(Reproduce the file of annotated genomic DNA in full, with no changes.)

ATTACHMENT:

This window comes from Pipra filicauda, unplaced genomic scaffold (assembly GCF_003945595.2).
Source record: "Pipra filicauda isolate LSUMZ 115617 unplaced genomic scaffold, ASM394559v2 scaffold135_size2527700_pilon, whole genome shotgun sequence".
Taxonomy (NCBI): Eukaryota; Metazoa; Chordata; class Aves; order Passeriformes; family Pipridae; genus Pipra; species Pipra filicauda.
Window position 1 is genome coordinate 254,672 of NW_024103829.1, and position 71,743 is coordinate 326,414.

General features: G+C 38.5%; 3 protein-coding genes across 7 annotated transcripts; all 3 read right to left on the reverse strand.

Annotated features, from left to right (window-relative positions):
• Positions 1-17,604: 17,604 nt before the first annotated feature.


This window comes from Pipra filicauda, unplaced genomic scaffold (assembly GCF_003945595.2).
Source record: "Pipra filicauda isolate LSUMZ 115617 unplaced genomic scaffold, ASM394559v2 scaffold135_size2527700_pilon, whole genome shotgun sequence".
Taxonomy (NCBI): Eukaryota; Metazoa; Chordata; class Aves; order Passeriformes; family Pipridae; genus Pipra; species Pipra filicauda.
Window position 1 is genome coordinate 254,672 of NW_024103829.1, and position 71,743 is coordinate 326,414.

General features: G+C 38.5%; 3 protein-coding genes across 7 annotated transcripts; all 3 read right to left on the reverse strand.

Annotated features, from left to right (window-relative positions):
• Positions 1-17,604: 17,604 nt before the first annotated feature.